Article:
The technology is seen provide the bridge between teacherly expertise and student interest. Teachers won’t need to worry about student engagement because the right app, programme, or interface will service those needs. As long as it is online, digitised and device ready, the students will be engaged.

However, what this approach belies is the fundamental problem of attention management. More screens do not capture attention, they fragment it. Students accelerate across their screens moving from platforms via different windows, gleaning information and processing at speed.

What is needed is the space and time to slow down from these interactions. It is through slow consideration of ideas that expertise is able to grow and percolate. It is not acquired, downloaded and archived. Education is as much about the student growing as a person as it is about them learning to process information into knowledge. This requires time, development and maturity.

The decelerated curriculum

What is needed is a decelerated curriculum. This is not a syllabus that nostalgically returns to the old ways of teaching and learning. Nor is this a radically new way of thinking. But the focus on using more screens to capture attention subverts the strongest potentials of education, to cultivate thinkers rather than scanners, critiquers rather downloaders, innovators rather than likers and swipers.

Our students already have an accelerated literacy. The point of education is not to provide more of what they already know, but to offer diverse experiences that make them effective learners, critical citizens and reflexive adults. This means asking them to slow down, to experience the world from a different perspective so that they make relevant and engaged choices.

How to decelerate

Moving towards a decelerated approach to teaching and learning means asking students to focus their attention on one idea or one task for an extended amount of time. It involves building their scholarship from information management into reflexively activated knowledges. Teachers may use a number of strategies to scaffold the disciplining of attention and mobilisation of contemplation. The objective is not to get to the answer or write the essay in the most efficient and effective manner, but to ponder the problems and potentialities in a question, topic or idea over time.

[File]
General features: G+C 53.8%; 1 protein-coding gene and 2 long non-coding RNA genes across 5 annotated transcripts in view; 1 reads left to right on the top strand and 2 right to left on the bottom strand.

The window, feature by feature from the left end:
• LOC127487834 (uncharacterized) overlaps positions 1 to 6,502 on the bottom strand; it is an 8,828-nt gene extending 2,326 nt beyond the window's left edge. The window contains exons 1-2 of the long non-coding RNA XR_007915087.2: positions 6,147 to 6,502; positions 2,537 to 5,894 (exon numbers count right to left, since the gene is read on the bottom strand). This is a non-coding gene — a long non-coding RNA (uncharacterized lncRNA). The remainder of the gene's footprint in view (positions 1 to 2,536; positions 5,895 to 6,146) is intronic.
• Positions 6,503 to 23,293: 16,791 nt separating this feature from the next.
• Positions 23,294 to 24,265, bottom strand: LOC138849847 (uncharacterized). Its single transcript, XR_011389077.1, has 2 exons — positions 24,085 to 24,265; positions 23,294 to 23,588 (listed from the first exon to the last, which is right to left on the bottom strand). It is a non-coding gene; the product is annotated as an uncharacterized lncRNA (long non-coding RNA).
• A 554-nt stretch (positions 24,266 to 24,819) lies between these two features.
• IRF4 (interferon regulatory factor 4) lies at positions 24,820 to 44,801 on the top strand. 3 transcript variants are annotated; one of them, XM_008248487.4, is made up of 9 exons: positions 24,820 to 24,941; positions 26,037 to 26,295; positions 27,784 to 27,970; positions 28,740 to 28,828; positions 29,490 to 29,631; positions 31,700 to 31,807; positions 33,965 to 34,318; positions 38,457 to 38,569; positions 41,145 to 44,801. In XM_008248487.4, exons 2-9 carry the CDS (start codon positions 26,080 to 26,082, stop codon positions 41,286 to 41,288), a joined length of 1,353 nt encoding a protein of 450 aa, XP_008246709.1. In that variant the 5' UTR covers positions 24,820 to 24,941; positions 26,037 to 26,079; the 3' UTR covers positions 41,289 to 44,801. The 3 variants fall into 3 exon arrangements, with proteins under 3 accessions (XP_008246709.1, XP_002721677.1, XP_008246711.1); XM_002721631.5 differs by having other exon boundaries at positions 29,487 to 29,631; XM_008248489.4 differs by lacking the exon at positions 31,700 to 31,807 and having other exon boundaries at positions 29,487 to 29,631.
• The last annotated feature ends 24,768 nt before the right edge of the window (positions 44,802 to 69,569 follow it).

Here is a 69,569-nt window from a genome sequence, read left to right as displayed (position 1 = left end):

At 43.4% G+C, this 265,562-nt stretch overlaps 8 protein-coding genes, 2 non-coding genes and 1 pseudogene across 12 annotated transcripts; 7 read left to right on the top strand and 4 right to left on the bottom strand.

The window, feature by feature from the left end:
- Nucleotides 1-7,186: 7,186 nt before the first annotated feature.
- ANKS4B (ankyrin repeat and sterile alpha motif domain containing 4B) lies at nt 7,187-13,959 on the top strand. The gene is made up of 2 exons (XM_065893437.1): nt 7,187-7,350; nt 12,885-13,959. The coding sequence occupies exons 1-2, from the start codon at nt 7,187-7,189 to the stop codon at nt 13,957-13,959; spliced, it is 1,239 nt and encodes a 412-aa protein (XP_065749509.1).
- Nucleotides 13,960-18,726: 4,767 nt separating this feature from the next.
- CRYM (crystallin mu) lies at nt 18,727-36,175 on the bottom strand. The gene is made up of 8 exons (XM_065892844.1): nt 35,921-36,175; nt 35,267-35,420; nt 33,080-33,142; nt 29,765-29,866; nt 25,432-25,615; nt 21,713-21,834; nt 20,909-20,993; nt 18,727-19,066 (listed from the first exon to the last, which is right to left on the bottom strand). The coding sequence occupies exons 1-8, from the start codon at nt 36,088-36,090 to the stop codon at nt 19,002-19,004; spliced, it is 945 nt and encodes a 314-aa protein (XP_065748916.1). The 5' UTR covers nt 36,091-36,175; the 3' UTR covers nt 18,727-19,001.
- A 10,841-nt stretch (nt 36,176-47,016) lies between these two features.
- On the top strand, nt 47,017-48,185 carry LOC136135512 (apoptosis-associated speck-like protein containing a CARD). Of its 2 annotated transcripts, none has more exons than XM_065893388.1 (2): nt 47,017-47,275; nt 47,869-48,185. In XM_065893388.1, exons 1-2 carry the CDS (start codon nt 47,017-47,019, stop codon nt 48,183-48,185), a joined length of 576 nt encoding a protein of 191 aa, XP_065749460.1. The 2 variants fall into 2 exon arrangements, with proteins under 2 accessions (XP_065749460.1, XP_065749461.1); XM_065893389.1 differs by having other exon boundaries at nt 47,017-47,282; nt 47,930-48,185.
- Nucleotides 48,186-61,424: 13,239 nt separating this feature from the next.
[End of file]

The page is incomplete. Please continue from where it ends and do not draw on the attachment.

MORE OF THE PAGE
This process may also involve elements of digitisation and screen-based interactions, but done so in the service of amplifying the time focused on an idea. A semester long research project, for example, at first year level can introduce students to depth in investigation and demonstrate respect for knowledge. It can ask them to use their devices in ways that offer an intensified digital presence with a database, research task or required reading. This can be balanced by offline work that slows their interaction with texts so they cannot swipe or click through to new material. In doing so, teachers are teaching attention, focus and scrutiny by allowing students the space to think.

Students now face a number of demands as a result of a changing and highly unstable working environment. Getting the right education while accumulating high levels of debt is stressful. Many are being trained for jobs that may or may not exist when they graduate their degree. Universities are facing increasing competition under the demands to capitalise on business outputs. Digitisation is being framed as a way to excite students and streamline university processes.

It is indeed a time of great change, but I believe students do not need more screens. They need a decelerated curriculum in order to manage the screens they have and learn in more deeply relevant and effective ways.

McRaeLeanne McRae has been teaching international students at undergraduate and postgraduate level for over fifteen years. She is an expert in popular cultural studies and proficient in curriculum design and delivery with innovative approaches to pedagogy.

Leanne specialises in popular cultural studies, creative industries, mobility studies, pedagogy, postwork theory, and postcolonialism. Leanne is currently a lecturer and course co-ordinator in Internet Studies at Curtin University.